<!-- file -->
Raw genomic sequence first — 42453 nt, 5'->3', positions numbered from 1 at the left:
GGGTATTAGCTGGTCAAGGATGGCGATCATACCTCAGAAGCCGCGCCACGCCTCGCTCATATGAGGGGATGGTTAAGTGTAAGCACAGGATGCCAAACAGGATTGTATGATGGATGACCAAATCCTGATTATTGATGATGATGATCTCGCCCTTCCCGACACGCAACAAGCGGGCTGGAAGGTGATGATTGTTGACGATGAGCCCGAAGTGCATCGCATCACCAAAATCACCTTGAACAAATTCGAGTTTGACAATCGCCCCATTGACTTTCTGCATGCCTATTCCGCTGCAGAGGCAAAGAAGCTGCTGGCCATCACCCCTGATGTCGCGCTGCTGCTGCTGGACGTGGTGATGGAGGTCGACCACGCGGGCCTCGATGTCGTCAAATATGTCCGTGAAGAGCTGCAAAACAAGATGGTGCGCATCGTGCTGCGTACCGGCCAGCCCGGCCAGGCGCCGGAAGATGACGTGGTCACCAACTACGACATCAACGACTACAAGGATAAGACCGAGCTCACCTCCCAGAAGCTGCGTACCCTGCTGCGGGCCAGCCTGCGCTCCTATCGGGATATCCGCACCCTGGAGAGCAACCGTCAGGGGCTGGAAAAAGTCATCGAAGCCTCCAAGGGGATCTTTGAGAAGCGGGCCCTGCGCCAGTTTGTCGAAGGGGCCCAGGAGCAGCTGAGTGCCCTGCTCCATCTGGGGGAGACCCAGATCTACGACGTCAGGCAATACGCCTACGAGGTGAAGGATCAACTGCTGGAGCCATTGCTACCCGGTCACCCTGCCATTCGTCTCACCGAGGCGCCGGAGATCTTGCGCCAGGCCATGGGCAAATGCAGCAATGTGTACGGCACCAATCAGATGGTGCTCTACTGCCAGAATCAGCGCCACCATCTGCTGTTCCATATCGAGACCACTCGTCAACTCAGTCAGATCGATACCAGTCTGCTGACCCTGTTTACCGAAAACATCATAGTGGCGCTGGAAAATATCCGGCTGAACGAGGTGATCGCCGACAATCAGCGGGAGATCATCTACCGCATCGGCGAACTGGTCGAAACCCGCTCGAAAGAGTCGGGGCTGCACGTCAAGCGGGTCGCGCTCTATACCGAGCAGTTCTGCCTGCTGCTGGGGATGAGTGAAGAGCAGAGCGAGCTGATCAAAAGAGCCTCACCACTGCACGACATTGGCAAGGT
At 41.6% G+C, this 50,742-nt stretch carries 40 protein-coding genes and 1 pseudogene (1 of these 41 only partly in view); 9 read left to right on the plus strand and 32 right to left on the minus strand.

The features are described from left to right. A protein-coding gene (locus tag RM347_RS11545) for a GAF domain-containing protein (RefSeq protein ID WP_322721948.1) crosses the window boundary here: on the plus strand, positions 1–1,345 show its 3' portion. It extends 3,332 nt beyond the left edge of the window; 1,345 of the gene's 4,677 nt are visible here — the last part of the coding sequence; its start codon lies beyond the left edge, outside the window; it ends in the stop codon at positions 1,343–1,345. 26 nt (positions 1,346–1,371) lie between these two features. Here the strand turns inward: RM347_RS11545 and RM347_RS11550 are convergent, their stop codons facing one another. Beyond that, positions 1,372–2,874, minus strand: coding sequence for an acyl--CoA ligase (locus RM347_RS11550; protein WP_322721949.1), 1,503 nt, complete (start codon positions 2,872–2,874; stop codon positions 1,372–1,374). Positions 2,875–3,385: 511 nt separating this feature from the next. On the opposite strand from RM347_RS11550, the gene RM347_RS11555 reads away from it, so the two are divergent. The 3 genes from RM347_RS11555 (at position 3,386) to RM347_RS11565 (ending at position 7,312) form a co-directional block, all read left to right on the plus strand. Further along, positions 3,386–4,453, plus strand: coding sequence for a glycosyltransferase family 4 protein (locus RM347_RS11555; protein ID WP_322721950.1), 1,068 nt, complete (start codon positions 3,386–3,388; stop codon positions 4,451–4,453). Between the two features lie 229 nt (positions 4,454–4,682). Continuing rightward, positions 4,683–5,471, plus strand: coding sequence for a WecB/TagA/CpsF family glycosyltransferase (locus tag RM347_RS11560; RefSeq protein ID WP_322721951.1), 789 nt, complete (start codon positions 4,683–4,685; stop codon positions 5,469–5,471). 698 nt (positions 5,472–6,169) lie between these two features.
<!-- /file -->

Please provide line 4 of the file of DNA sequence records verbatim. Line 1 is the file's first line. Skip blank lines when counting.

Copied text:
The features are described from left to right. A protein-coding gene (locus tag RM347_RS11545) for a GAF domain-containing protein (RefSeq protein ID WP_322721948.1) crosses the window boundary here: on the plus strand, positions 1–1,345 show its 3' portion. It extends 3,332 nt beyond the left edge of the window; 1,345 of the gene's 4,677 nt are visible here — the last part of the coding sequence; its start codon lies beyond the left edge, outside the window; it ends in the stop codon at positions 1,343–1,345. 26 nt (positions 1,346–1,371) lie between these two features. Here the strand turns inward: RM347_RS11545 and RM347_RS11550 are convergent, their stop codons facing one another. Beyond that, positions 1,372–2,874, minus strand: coding sequence for an acyl--CoA ligase (locus RM347_RS11550; protein WP_322721949.1), 1,503 nt, complete (start codon positions 2,872–2,874; stop codon positions 1,372–1,374). Positions 2,875–3,385: 511 nt separating this feature from the next. On the opposite strand from RM347_RS11550, the gene RM347_RS11555 reads away from it, so the two are divergent. The 3 genes from RM347_RS11555 (at position 3,386) to RM347_RS11565 (ending at position 7,312) form a co-directional block, all read left to right on the plus strand. Further along, positions 3,386–4,453, plus strand: coding sequence for a glycosyltransferase family 4 protein (locus RM347_RS11555; protein ID WP_322721950.1), 1,068 nt, complete (start codon positions 3,386–3,388; stop codon positions 4,451–4,453). Between the two features lie 229 nt (positions 4,454–4,682). Continuing rightward, positions 4,683–5,471, plus strand: coding sequence for a WecB/TagA/CpsF family glycosyltransferase (locus tag RM347_RS11560; RefSeq protein ID WP_322721951.1), 789 nt, complete (start codon positions 4,683–4,685; stop codon positions 5,469–5,471). 698 nt (positions 5,472–6,169) lie between these two features.